Although we have discussed the Beale Ciphers at length in class, the majority of the ciphers on the list were foreign to me. I found the Voynich Manuscript to be particularly intriguing. The Voynich Manuscript, which was constructed in the early 1400s, is a staggering 232 pages long. Its uniqueness stems from the fact that it not only contains text, but that it consists of drawings as well. Eccentric drawings of plants, herbal recipes, astrological diagrams, and humans in plumbing-like contraptions dominate its pages. This makes me wonder: what role do the drawings serve? Do the drawings contain the key to decrypting the text?

In class, we talked about the advantage of having a substantial amount of encrypted text when attempting to break a cipher. The Voynich Manuscript poses no problem in this respect. However, it is written in an unknown script of which there is no known other example of in the world. The script is alphabetic in nature, but shares no letters with any English or European alphabets. While this greatly elevates the difficulty of decrypting the script, it makes the manuscript equally more intriguing as well.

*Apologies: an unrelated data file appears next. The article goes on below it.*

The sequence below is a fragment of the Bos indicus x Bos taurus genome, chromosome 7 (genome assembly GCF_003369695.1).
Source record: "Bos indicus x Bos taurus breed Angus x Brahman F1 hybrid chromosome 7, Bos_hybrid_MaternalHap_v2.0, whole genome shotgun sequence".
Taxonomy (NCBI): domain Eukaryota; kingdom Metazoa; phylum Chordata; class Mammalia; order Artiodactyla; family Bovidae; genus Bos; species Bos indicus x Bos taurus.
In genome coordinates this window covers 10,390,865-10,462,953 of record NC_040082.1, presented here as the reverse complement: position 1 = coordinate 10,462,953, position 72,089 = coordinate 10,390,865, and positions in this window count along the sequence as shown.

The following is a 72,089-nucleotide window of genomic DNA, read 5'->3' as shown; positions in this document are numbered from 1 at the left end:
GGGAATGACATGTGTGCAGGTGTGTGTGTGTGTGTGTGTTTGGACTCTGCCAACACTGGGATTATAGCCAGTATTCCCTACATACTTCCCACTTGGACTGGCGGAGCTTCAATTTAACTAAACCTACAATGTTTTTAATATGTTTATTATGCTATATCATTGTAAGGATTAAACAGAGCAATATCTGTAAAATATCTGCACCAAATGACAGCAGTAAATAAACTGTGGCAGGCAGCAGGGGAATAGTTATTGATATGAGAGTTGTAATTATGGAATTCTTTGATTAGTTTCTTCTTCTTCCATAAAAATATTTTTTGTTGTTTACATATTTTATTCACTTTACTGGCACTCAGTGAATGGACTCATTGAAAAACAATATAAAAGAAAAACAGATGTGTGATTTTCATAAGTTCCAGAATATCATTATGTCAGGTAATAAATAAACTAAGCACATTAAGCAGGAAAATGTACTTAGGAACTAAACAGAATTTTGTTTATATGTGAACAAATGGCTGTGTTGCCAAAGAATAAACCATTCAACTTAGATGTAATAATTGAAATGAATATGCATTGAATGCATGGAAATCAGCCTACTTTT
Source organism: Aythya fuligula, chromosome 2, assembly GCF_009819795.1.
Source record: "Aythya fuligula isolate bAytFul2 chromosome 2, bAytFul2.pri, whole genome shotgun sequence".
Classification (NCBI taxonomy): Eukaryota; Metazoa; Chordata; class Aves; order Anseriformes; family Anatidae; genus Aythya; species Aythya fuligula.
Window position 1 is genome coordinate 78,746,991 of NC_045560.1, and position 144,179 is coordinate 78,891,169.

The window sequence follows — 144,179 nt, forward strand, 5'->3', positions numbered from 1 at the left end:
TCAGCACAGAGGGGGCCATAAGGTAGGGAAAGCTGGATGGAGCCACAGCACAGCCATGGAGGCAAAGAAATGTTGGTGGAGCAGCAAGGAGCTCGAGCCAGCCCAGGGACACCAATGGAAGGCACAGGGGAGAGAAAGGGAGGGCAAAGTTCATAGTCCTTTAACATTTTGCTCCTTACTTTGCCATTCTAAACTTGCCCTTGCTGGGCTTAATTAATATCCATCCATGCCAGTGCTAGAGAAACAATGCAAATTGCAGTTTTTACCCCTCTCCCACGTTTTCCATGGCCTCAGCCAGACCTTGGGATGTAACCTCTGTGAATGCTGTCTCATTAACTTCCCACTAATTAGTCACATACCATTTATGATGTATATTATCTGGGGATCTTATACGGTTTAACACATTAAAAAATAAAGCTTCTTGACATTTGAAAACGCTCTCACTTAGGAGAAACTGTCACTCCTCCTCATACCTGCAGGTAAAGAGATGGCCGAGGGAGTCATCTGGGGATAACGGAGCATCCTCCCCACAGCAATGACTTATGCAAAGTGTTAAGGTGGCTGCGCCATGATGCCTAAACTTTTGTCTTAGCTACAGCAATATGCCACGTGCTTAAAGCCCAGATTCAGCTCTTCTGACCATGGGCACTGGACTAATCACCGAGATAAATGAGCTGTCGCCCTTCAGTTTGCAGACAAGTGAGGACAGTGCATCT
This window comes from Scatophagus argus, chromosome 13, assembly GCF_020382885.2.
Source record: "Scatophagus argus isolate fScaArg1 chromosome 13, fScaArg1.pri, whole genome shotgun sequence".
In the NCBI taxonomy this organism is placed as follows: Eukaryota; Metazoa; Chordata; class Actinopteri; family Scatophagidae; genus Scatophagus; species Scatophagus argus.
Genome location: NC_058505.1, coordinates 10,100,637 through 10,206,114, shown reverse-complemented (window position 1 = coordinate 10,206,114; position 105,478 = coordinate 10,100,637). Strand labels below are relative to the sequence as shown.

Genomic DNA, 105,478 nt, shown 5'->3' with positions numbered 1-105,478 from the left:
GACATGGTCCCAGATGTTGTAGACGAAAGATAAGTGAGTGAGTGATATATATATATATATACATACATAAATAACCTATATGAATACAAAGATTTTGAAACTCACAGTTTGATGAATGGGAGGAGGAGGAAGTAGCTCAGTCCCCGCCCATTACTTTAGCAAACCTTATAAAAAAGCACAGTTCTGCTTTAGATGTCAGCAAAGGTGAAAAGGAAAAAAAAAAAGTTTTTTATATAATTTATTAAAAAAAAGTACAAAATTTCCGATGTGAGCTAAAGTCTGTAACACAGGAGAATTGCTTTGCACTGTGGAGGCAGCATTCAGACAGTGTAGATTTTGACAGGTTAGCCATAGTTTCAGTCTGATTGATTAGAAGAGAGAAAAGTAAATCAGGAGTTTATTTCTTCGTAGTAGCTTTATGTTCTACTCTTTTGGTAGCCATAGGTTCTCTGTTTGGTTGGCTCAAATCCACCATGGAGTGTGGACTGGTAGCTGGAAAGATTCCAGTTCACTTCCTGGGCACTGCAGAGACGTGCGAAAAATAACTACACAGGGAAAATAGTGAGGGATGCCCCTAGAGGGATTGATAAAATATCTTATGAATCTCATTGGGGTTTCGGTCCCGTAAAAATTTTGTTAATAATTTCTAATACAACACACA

The Voynich Manuscript is considered ‘The Most Mysterious Manuscript in the World.’ Although it is possible that it is just a great hoax with no true meaning, crpytanalysts continue to devote extreme amounts of time and effort towards decoding it. Not only would decryption explain the strange drawings, but it would also reveal a new language never seen before. The Voynich Manuscript is simply fascinating; how and when it will be solved still remain a complete mystery, but I eagerly await its decryption.

Temptation and Treasure